Korean actor Kang Ji-hwan [photographed by Lee Won-woo/10Asia]
There are usually two ways that male actors can have a competitive advantage on television and movie screens. He can be drop-dead gorgeous or have drop-dead fantastic acting skills. Of course, not all actors fulfill either one requirement completely, but in most cases one could tell how much an actor satisfied each requirement. But what makes Kang Ji-hwan interesting is that one cannot quite discern exactly how handsome or how great of an actor he is.
Of course, Kang Ji-hwan has an attractive smile and is a very detailed actor. But his appeal comes from that certain something that goes beyond good looks and good acting skills. In other words, there are other actors who are more attractive and more talented than he is, but one cannot easily think of any actor that is better suited for roles in the following movies -- Hong Gil-dong in "Hong Gil-dong", Sunwoo Wan in "Capital Scandal" and Jae-joon in "My Girlfriend is an Agent". This isn't simply because he played these characters well. For parts like Hong Gil-dong, who trudges around with a knapsack and a pole, and the cheesy, immature Modern Boy who is busy seducing women in a midst of societal chaos [in "Capital Scandal"), Kang's looks and acting are a perfect fit for making such comic book-ish characters come to life. Few actors can pull off a really difficult role but it is just as rare to find an actor like Kang, who can play around with interesting characters. So it comes as no surprise that Kang would recommend such comical, imaginative movies as below.
The following is a selection of films that have stimulated Kang Ji-hwan's imagination. One movie offers a stunning visual spectacle while another stands out in its uniqueness in dealing with subjects from everyday life. Like Kang's acting, which add a realistic touch to otherworldly characters, these movies break the boundaries of reality and offer viewers the fantasy.
1. "King Kong" (2005, directed by Peter Jackson)
"I went to see this movie at the theater with a friend and I literally could not help cheering. Watching those people who went to Skull Island to shoot a movie and seeing them fight against dinosaurs and big bugs there, it was like a never-ending adventure. One particular scene where King Kong fights the dinosaurs who were threatening the life of the beautiful woman, that scene was as intense as any action movie. But I don't mean that the genuine love story in the second of the movie was boring. Actually, it was the first time that I was able to empathize with the emotions of an animal, not a human being, while watching a movie".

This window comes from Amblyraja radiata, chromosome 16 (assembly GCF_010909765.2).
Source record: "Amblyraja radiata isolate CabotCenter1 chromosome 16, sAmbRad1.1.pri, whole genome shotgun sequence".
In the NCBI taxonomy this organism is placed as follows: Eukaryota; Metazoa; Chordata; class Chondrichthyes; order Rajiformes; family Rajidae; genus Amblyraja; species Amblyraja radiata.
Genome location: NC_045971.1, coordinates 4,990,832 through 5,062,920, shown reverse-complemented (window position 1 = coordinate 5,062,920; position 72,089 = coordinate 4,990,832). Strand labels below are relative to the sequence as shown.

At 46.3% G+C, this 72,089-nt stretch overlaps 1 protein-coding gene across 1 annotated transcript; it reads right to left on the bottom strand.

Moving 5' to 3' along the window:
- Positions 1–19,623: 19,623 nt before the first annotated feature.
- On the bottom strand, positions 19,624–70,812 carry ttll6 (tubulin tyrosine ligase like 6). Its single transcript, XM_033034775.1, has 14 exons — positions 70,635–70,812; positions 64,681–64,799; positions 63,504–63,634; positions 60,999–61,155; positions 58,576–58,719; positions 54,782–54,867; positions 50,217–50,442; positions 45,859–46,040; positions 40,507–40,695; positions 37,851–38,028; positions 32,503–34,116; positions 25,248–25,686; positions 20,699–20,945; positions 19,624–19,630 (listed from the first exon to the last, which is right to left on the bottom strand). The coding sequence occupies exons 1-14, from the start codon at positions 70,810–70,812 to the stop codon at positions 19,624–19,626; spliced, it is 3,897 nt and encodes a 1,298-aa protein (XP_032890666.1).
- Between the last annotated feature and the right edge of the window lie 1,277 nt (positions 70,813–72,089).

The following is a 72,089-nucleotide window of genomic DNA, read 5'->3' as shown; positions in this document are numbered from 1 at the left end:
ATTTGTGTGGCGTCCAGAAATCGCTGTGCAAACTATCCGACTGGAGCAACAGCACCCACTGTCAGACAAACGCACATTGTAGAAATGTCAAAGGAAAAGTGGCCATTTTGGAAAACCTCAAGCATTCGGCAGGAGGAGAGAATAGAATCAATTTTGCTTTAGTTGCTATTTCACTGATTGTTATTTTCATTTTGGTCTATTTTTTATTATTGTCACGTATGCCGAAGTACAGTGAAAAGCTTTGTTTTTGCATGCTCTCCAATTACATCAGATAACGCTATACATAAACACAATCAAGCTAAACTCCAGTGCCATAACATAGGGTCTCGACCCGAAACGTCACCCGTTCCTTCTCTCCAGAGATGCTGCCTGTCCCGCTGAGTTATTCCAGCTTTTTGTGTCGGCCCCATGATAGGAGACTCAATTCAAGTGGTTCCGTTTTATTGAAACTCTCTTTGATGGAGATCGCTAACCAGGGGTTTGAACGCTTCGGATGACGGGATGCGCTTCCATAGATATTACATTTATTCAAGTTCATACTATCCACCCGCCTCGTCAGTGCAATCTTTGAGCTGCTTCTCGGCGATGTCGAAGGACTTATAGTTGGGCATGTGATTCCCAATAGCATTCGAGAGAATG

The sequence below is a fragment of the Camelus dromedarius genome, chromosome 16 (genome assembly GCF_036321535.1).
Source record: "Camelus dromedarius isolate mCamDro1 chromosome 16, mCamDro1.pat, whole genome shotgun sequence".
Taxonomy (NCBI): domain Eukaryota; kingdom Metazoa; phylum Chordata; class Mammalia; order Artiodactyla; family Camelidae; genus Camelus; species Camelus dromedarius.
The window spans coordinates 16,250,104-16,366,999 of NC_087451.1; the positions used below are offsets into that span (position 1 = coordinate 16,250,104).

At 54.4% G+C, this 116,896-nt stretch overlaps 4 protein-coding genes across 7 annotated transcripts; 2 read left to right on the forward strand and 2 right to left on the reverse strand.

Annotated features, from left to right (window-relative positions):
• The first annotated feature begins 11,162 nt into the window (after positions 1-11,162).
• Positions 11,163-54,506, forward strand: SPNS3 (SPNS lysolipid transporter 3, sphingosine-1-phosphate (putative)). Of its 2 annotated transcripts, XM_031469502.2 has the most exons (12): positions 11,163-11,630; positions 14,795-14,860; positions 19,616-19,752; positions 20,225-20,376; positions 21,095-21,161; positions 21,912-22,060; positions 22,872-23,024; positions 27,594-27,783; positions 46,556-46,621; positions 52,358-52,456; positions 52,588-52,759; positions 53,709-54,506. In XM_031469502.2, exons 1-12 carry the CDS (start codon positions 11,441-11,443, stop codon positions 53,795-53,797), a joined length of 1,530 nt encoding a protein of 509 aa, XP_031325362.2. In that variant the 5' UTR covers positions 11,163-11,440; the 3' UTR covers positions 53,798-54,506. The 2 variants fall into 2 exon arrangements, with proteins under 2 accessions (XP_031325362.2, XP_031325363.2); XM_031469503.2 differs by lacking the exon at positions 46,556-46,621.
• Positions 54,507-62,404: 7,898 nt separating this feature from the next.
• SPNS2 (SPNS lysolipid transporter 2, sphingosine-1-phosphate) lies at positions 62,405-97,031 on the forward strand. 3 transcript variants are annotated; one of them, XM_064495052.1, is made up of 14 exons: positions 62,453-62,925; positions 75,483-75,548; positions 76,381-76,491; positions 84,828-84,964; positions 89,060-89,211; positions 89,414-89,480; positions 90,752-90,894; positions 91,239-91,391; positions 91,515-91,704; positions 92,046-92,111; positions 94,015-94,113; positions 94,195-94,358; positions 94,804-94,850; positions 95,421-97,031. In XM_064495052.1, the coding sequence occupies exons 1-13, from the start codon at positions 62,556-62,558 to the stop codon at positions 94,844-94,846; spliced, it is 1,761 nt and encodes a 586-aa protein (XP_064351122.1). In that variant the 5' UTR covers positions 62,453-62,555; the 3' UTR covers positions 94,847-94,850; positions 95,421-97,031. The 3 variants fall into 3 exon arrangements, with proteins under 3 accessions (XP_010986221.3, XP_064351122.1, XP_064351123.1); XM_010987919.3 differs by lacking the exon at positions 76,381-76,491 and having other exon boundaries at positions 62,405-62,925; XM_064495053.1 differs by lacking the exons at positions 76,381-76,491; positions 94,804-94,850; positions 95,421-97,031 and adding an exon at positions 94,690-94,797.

The loyal fans of director Peter Jackson who have watched all of his films might feel dizzy looking at a certain difference in his filmmaking. First, there is the Peter Jackson made movies like "Bad Taste" and "Braindead" that were full of poor-quality special effects and cheap, B-level sentiments. Then there's the Peter Jackson who made the "Lord of the Rings" series which fully deserve to be called the classics of the 21st century. In short, "King Kong" is a movie that combines characteristics of two different Peter Jacksons. On the outside, the movie shows typical traits of a big blockbuster movie but it was Peter Jackson's unique sentimentality in telling the story from King Kong's perspective -- of wanting to protect the female character Ann (played by Naomi Watts) -- that made the "King Kong vs humans" showdown feel like a touching story rather than a mere spectacle.
2. "Edward Scissorhands" (1990, directed by Tim Burton)
"Sometimes I remember a movie by a certain feeling I get from it and I remember "Edward Scissorhands" because of Johnny Depp, or more precisely the sad eyes of [Depp's character] Edward. It made me so sad that although he was more warm-hearted than anyone, he couldn't touch or pat anyone because he had cold scissorhands. It was the first movie that Tim Burton, who is fantastic at expressing fairy tale-like imaginations, made with Johnny Depp, who could be Burton's person and I think "Edward Scissorhands" was their best work together among other films like "Sleepy Hollow" and "Charlie and the Chocolate Factory". I still get excited about films that they make together and that's why I'm looking forward to see "Alice in Wonderland'".
The fairy tale romance film is best remembered for the scene where Edward Scissorhands (played by Johnny Depp) carves ice and makes falling snow. The cynicism typically seen in early Tim Burton movies is apparent here, with the description of snobby neighbors who show false pity toward Edward and who try too hard to meddle with his life. The beautiful romance between Edward and Kim (played by Winona Ryder) is depicted as something that is possible for two innocent souls who are free from conventional rules and morals of society. This is what makes this film a true fantasy.